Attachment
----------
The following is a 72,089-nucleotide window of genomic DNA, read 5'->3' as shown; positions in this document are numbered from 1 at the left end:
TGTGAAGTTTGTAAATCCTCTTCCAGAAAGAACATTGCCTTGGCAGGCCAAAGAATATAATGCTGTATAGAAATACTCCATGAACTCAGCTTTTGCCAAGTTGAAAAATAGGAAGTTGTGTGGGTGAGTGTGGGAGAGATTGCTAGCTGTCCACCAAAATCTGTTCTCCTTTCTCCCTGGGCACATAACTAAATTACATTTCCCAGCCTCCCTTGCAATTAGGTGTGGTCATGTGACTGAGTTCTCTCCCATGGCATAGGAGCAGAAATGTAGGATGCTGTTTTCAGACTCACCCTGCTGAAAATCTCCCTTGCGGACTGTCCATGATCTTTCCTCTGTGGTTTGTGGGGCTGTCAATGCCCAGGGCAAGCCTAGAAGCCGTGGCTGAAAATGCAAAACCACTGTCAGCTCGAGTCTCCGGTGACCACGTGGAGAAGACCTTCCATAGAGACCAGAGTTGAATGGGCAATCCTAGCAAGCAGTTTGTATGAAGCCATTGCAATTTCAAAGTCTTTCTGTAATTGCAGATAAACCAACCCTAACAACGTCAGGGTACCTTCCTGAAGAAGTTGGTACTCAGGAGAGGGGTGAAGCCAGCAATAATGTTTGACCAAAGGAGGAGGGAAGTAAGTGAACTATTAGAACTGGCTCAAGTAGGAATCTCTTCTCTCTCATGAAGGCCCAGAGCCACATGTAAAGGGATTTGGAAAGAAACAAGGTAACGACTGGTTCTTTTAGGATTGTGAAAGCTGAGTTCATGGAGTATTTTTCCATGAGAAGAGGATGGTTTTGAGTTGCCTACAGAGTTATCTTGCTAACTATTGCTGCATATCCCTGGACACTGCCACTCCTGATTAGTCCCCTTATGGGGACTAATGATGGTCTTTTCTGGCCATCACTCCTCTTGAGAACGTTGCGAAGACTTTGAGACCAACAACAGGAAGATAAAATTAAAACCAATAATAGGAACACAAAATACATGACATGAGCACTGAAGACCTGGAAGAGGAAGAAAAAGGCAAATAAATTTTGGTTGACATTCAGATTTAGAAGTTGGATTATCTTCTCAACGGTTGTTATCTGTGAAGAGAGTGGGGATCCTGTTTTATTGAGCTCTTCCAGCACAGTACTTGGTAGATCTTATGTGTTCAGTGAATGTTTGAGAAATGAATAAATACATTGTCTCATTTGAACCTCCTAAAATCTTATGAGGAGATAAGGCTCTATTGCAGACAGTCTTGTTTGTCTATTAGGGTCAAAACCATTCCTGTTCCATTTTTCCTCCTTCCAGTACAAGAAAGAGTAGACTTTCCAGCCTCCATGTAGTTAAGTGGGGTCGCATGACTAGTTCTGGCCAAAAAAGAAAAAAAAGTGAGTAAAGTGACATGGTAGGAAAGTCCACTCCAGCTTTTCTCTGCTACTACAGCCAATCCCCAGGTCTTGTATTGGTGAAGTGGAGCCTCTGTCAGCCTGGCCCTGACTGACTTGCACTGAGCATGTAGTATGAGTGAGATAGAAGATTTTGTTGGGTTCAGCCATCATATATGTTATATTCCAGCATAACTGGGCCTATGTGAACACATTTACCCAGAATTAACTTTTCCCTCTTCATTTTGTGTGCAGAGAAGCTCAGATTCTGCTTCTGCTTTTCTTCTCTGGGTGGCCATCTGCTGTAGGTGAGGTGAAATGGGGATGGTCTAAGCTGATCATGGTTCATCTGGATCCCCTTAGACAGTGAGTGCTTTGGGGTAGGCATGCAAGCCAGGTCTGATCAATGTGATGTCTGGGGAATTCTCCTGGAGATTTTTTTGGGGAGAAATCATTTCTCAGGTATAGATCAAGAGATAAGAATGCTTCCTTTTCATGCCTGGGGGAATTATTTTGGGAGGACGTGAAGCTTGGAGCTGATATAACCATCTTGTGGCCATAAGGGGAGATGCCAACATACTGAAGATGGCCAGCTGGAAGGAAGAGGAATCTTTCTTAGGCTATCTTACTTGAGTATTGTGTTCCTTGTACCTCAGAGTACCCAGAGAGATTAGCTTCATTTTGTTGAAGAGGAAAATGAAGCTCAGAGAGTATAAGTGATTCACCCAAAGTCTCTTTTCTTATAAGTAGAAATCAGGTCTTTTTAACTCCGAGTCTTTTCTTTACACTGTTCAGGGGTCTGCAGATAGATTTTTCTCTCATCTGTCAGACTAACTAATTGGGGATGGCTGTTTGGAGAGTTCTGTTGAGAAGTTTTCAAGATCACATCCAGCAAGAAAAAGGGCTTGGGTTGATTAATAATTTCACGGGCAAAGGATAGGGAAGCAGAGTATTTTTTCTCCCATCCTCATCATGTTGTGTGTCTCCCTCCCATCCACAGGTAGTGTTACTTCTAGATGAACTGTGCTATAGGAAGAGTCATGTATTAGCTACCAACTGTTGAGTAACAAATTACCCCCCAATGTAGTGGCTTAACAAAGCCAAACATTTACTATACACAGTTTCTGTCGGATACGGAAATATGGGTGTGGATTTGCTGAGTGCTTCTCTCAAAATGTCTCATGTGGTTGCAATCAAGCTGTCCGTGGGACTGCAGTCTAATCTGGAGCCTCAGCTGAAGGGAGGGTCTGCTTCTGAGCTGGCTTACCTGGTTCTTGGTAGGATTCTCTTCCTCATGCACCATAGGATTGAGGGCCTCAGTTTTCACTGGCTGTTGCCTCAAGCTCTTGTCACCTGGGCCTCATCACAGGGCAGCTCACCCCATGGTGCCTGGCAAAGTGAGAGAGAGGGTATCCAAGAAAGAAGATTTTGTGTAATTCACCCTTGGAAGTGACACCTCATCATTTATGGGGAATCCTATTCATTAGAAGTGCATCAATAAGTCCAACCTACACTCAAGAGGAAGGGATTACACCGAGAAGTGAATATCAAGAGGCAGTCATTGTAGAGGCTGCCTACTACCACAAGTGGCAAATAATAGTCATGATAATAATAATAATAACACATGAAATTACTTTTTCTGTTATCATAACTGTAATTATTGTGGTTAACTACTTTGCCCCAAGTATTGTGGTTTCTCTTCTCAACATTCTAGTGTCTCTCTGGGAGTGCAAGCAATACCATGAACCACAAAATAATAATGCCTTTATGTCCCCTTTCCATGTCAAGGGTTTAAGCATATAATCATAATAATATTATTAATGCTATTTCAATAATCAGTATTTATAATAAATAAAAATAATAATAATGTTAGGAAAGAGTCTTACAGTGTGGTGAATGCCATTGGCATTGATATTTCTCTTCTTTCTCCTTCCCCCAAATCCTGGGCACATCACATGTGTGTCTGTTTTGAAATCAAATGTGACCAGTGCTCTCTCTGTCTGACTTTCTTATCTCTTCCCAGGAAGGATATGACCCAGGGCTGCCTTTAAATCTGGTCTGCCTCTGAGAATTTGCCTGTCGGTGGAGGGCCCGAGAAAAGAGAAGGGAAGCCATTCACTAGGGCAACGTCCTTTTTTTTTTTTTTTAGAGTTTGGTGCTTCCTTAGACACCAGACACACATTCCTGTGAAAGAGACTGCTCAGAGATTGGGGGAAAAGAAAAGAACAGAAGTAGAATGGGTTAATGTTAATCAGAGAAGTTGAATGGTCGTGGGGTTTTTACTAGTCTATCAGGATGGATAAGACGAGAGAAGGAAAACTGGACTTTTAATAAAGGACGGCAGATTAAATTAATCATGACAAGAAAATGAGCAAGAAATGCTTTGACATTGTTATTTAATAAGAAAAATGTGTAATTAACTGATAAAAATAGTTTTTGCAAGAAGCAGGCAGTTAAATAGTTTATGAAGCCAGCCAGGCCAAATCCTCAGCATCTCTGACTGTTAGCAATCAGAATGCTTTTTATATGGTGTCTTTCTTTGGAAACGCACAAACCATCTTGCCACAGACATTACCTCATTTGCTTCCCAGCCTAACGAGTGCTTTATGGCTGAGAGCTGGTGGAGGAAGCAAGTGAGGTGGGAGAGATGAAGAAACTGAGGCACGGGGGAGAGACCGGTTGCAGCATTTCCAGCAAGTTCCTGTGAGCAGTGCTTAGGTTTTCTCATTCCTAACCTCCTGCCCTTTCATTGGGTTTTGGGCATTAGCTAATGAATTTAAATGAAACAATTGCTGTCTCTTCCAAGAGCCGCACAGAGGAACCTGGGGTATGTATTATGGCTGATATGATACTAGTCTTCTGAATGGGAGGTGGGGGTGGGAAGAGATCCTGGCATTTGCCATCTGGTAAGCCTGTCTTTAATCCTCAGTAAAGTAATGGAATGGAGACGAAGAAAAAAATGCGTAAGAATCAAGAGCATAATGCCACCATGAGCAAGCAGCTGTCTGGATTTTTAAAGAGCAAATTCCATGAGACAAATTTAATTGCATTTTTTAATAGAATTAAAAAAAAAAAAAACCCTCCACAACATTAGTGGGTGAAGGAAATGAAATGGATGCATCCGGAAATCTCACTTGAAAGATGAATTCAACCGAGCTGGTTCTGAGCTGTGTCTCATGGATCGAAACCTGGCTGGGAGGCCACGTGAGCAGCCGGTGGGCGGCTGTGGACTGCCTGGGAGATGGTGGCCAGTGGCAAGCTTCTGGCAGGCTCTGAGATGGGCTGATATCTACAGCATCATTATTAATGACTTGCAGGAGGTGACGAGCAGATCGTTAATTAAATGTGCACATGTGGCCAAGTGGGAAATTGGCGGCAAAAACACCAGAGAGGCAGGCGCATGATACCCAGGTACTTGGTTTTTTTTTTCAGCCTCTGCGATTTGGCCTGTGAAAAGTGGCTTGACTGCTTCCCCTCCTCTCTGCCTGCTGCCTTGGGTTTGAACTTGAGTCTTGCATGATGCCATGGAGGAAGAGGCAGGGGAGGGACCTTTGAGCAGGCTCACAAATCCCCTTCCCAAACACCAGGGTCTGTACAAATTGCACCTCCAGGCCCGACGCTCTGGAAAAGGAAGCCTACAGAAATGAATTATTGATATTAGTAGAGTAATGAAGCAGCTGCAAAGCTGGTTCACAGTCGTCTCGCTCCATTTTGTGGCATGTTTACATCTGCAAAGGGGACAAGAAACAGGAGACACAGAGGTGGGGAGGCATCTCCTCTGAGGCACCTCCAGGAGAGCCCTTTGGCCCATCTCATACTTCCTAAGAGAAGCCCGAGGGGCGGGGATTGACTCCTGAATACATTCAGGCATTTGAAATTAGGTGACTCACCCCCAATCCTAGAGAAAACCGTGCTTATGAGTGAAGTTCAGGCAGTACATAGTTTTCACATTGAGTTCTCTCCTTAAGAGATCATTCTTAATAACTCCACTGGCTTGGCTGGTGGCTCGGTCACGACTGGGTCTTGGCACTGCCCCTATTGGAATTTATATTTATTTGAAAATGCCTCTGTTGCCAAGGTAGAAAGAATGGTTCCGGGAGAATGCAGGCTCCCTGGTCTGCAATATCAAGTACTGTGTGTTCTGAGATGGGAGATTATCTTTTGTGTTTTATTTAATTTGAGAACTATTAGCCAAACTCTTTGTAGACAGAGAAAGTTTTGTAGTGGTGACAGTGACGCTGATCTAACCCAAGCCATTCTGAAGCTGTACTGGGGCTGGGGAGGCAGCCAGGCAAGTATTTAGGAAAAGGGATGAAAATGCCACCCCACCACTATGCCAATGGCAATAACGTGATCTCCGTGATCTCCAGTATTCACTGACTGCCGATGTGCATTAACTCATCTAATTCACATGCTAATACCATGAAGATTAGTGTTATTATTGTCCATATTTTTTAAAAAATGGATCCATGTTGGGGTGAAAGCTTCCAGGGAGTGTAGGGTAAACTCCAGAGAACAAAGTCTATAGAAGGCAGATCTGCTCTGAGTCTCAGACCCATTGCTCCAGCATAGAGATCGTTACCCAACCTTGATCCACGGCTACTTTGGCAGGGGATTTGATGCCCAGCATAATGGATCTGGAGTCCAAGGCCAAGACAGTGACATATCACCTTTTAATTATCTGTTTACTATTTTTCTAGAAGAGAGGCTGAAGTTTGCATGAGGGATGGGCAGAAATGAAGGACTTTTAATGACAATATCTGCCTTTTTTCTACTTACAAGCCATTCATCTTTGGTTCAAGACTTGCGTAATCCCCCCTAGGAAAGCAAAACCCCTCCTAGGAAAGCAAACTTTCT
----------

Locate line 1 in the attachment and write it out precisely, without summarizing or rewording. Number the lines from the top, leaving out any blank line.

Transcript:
The following is a 72,089-nucleotide window of genomic DNA, read 5'->3' as shown; positions in this document are numbered from 1 at the left end: